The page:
Via dei Condotti 89

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Photos by Edward Kanarecki.

Luna & L’Altra in Rome

Why did I love my last trip to Rome so much? I accidentally, but very luckily, discovered Luna & L’Altra boutique, that was about to close in the couple of days – after 30 years of existence. The amazingly charismatic and inspiring owner, Biba Libera (photographed above), first introduced Japanese designers to Italy – think Yohji Yamamoto, Comme Des Garçons, Issey Miyake – and throughout the years gathered a brilliant collection of Maison Martin Margiela (even the super rare, artinasal pieces, like the gloves top or the tape bag). She even borrowed some of the pieces to Musee Galliera in Paris, which did the designer’s retrospective not a long time ago. Some of the items from her archives were available to buy. Meanwhile, she chatted with anyone who was as in awe with her and her store as me. It’s so sad to hear that places like this close due to the fashion industry’s pace… but as she said, she was ready for this step. And she’s here for a new adventure! Really hope to meet her soon.

All photos by Edward Kanarecki.

Rome!

Rome! I utterly fell in love with this city. It’s just so cinematic, elegant, sunny, magical. The weight of history makes every single street feel so unique, as if those cobblestones and walls told their own story. Here are some of details I captured – my favourite addresses are coming up soon!

Rome’s signature rust red; Karl Lagerfeld’s sketches for Fendi at the brand’s gorgeous Palazzo on Via Condotti; the architectural gem – Pantheon; flower trucks near Campo Di Fiori; Di Trevi fountain, looking fresh after Fendi’s renovation; the opulent Santa Maria’s basilica in Trastevere.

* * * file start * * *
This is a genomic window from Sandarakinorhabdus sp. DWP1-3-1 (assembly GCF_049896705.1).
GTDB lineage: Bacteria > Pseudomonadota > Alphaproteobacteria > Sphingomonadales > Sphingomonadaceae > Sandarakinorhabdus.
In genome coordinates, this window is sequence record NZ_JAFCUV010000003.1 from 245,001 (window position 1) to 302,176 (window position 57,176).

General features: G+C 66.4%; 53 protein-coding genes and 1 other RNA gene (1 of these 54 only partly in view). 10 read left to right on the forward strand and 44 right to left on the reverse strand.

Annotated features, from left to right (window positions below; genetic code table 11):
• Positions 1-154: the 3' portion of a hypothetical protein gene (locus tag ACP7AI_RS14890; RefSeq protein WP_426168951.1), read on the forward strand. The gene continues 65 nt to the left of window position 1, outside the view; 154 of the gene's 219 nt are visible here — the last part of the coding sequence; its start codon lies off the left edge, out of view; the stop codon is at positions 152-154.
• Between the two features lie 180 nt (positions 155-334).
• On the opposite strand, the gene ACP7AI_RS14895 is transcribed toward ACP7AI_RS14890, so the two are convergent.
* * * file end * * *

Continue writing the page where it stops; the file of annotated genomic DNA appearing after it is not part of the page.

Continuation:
Mum on the streets of Ponte district; Italian lemons…; the gigantic trees in Trastevere; another Roman postcard; those Sicilian pastries near our apartment were heaven.

A coffee situation in Trastevere; near the Spanish Stairs; the ‘can I stay forever at Prada‘s store on Via Condotti?’; there’s nothing more Roman than a Vespa.

Artichokes, minutes before getting fried and served, in the Jewish district; the beauty of bouquet making process at Campo Di Fiori; vintage books near Campo Di Fiori; again, a look at Santa Maria’s basilica in Trastevere – I’m always enchanted by the details here.

All photos by Edward Kanarecki.

Last of Karl. Fendi AW19

The news of Karl Lagerfeld’s passing away broke more than a week ago, and writing about his very final collection for Fendi seems like a struggle of using the right tense. It’s unbelievable he’s no longer here, with us. I always thought Karl will be present, forever. And just like that, it’s a season without him and his guaranteed, confident presence. Fendi’s autumn-winter 2019 was a tribute that wasn’t entirely a tribute, since Lagerfeld worked on majority of the collection – even though he was aware that his health is dangerously stumbling. After the models walked the runway, Silvia Venturini Fendi took a grieving bow. Karl’s last instruction given to Silvia was: “I want the bow” at the neck of the opening look. That was a nod to his own, unmistakable look. It’s difficult to write about the clothes from this collection as if this was just another Fendi collection. There was lightness in the pleated skirts. There was impressive craftsmanship involved, like the laser-cut “lattice” jackets and dresses. And, of course, there was the FF type face used on pretty much everything. It came from Karl’s calligraphy for the house from 1981. The models – most of them owe the designer their success by being his Fendi or Chanel muses – were visibly very emotional, but they walked their best, for Karl. Since 1965, he’s been at the helm of the brand – it’s probably the longest relationship between a brand and a designer in history – and now he’s gone. Venturini Fendi is taking the lead of the brand’s creative direction, but let’s leave the questions regarding the future of the brand for later. Rome, the city were Fendi was born, is in mourning: the brand’s flagship store on Via Condotti covered all of its window displays with Karl’s sketches of his designs for the house. Chanel faces the painful loss too, so does Paris.

Collage by Edward Kanarecki.